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WELCOME TO TRURO & FALMOUTH LIBERAL DEMOCRATS

We are the Liberal Democrat Local Party for the Parliamentary Constituency of Truro & Falmouth. Our objective is to promote Liberal Democrat values, particularly by gaining democratic power in Parliamentary and local council seats.

Truro and Falmouth Constituency is one of six Parliamentary constituencies in Cornwall. It runs diagonally across central Cornwall, from St Agnes and Perranporth on the north coast to Falmouth and St Mawes on the south.

The constituency was created for the 2010 General Election by combining parts of two existing ones - Falmouth & Camborne and Truro & St Austell. Although the latter had a long history of Liberal and Lib Dem representation, the new seat is currently held by the Conservatives.

Cornwall Council is the unitary authority operating all major council services. It is currently run by a Lib Dem/Independent coalition.

Beneath the unitary council, sit Truro City Council, the Town Councils of Falmouth and Penryn, and a number of parish councils. Only the first two have councillors representing political parties.

If you are interested in joining us, please follow the link on the side bar to Join the Party. This will take you to the national website, and your details will be forwarded to us.

If you are a Liberal Democrat supporter in the Truro/Falmouth Constituency and wish to become more involved, please get in touch; you can e-mail your interest to info@trurofalmouth-libdems.org.uk.

You can also follow us on Twitter: @TruroFalLibDems

or Facebook: http://www.facebook.com/TruroFalLibDems

Our parliamentary candidate is Ruth Gripper.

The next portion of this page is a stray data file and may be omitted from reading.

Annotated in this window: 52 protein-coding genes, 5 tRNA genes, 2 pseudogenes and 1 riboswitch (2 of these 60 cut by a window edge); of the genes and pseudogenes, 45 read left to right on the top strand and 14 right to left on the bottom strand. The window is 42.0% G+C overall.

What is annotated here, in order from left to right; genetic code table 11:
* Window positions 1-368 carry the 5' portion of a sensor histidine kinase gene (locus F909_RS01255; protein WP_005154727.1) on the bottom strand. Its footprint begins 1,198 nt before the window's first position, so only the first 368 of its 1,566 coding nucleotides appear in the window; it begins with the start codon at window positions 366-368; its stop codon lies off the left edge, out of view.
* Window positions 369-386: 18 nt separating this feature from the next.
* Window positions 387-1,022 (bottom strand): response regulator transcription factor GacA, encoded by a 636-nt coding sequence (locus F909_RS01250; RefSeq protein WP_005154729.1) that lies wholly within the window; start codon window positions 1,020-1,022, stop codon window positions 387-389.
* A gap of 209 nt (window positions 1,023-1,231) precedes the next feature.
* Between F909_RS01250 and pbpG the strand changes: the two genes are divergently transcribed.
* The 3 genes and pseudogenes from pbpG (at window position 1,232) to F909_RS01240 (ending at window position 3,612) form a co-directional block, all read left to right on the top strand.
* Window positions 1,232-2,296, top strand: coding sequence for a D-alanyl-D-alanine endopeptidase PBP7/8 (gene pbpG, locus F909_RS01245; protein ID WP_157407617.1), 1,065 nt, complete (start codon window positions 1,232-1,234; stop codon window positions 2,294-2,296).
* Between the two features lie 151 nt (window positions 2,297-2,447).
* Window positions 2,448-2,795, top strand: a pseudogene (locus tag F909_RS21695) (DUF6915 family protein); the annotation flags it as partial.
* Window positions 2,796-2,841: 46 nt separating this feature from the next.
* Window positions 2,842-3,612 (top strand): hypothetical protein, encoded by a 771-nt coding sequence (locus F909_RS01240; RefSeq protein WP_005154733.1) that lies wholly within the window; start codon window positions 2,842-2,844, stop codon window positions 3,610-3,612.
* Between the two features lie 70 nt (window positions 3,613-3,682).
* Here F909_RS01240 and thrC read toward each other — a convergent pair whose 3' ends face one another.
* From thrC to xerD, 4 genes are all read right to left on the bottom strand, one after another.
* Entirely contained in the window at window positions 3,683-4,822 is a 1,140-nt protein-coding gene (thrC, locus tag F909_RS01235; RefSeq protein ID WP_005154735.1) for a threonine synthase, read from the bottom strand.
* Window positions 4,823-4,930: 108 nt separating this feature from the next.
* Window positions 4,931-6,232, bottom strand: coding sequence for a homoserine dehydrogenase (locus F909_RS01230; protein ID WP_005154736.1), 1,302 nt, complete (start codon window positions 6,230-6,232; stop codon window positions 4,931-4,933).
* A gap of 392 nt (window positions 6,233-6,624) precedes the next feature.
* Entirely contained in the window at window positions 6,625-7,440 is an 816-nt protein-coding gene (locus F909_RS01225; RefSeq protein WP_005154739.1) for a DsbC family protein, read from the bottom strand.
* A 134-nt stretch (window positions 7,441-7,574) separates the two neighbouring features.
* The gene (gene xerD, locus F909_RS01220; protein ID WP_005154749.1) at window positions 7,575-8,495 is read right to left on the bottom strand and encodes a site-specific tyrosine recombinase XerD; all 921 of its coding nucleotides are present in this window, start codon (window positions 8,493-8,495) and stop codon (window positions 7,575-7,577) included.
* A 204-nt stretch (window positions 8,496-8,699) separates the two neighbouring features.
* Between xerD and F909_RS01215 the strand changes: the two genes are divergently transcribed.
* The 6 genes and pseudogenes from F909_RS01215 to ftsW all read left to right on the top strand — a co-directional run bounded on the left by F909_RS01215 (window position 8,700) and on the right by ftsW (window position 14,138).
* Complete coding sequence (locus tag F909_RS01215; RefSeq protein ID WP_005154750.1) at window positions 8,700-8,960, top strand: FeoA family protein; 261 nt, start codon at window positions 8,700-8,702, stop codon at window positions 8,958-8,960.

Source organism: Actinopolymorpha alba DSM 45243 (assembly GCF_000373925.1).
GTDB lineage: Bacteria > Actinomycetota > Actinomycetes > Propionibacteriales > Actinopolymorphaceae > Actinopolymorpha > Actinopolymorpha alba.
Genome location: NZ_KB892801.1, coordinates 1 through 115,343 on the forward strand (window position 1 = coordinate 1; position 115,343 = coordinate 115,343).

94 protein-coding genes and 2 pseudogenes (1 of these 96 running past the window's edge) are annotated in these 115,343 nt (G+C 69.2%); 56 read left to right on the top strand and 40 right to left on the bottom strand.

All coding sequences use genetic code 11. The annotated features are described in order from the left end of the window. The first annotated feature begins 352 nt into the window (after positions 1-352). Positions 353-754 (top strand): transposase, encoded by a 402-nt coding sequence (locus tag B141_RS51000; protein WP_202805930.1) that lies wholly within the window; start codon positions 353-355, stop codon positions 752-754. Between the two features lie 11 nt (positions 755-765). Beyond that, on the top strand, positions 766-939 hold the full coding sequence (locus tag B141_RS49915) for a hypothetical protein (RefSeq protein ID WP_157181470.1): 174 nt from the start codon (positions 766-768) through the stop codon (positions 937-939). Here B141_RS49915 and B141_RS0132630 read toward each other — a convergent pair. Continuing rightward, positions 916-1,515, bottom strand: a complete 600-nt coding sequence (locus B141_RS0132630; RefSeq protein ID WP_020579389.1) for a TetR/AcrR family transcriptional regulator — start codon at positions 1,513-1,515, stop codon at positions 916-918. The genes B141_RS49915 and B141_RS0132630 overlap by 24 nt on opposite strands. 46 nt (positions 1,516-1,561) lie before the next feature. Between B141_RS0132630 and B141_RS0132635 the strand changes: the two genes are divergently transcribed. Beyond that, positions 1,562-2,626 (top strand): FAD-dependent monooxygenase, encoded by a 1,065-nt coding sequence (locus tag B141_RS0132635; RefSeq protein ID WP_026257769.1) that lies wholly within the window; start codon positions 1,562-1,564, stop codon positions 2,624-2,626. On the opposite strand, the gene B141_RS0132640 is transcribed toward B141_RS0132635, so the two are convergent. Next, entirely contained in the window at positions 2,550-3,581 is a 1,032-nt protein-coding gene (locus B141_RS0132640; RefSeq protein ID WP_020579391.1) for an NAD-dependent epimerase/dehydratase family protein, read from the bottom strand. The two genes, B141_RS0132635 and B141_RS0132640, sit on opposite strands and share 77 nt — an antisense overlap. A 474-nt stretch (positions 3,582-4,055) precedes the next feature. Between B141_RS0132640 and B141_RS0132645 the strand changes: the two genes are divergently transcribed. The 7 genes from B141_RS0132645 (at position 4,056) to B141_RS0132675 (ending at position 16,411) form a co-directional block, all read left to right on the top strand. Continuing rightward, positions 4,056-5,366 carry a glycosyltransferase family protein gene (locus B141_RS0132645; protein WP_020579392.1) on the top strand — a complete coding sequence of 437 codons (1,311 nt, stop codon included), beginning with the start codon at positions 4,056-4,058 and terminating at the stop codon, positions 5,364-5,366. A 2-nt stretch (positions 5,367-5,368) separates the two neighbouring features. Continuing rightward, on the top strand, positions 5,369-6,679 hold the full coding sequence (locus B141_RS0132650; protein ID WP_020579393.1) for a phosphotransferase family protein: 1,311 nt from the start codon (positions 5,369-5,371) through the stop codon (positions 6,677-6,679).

Ruth Gripper

Ruth Gripper was born and raised in Cornwall. She grew up in Perranwell in the heart of the constituency and went to the village school along with her brothers and older sister. Her dad was a GP in Devoran and Chacewater for thirty years, and her mum was also a GP and later worked at St Julia's Hospice.

Ruth has a track record of public and community service through her career in the charity sector. At the NHS Confederation she worked with hospital trusts, charities and patient groups on issues facing the health service. She went on to work in a range of roles in the charity sector, working with charities and funders to help improve what they do.

Ruth lives in Perranwell and works for the university, based at the Knowledge Spa at Treliske Hospital. Her role involves bringing small businesses together with university researchers to support innovation, particularly around issues affecting work and health.

Ruth has been interested in politics for a long time, but it was only recently that she decided to stand for election.

"The UK is at a crossroads and what happens in the next few weeks and months will affect all of us and how our country is seen around the world.

"Three quarters of people think that our political system is broken. Too many people feel that they have no way of making themselves heard and no real representation in Westminster where all the major decisions affecting our lives are made.

"I want to change that. Cornwall has been let down by its Conservative representatives. I think things can be better, and that's why I'm standing as a Liberal Democrat to represent my home constituency."

Ruth's priorities are:

  • averting a disastrous No Deal Brexit
  • tackling the climate crisis for future generations
  • working for a fairer funding deal for Cornwall